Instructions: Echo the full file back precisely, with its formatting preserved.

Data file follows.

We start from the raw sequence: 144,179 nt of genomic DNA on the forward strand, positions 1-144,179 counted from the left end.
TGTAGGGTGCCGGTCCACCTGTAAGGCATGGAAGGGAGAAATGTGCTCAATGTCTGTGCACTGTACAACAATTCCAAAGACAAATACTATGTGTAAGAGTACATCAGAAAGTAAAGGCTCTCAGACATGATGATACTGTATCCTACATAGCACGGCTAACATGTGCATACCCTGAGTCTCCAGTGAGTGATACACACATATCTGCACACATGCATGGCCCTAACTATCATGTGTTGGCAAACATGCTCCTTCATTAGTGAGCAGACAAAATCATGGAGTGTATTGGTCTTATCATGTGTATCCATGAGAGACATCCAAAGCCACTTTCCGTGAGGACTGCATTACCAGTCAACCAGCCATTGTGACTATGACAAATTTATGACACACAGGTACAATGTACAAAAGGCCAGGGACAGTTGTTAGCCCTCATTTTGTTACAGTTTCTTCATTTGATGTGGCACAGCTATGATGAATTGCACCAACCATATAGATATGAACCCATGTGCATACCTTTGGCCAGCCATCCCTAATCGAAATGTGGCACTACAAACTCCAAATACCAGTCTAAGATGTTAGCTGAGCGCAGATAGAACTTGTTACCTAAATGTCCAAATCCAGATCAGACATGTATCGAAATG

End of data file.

We start from the raw sequence: 144,179 nt of genomic DNA on the forward strand, positions 1-144,179 counted from the left end.
TGTAGGGTGCCGGTCCACCTGTAAGGCATGGAAGGGAGAAATGTGCTCAATGTCTGTGCACTGTACAACAATTCCAAAGACAAATACTATGTGTAAGAGTACATCAGAAAGTAAAGGCTCTCAGACATGATGATACTGTATCCTACATAGCACGGCTAACATGTGCATACCCTGAGTCTCCAGTGAGTGATACACACATATCTGCACACATGCATGGCCCTAACTATCATGTGTTGGCAAACATGCTCCTTCATTAGTGAGCAGACAAAATCATGGAGTGTATTGGTCTTATCATGTGTATCCATGAGAGACATCCAAAGCCACTTTCCGTGAGGACTGCATTACCAGTCAACCAGCCATTGTGACTATGACAAATTTATGACACACAGGTACAATGTACAAAAGGCCAGGGACAGTTGTTAGCCCTCATTTTGTTACAGTTTCTTCATTTGATGTGGCACAGCTATGATGAATTGCACCAACCATATAGATATGAACCCATGTGCATACCTTTGGCCAGCCATCCCTAATCGAAATGTGGCACTACAAACTCCAAATACCAGTCTAAGATGTTAGCTGAGCGCAGATAGAACTTGTTACCTAAATGTCCAAATCCAGATCAGACATGTATCGAAATG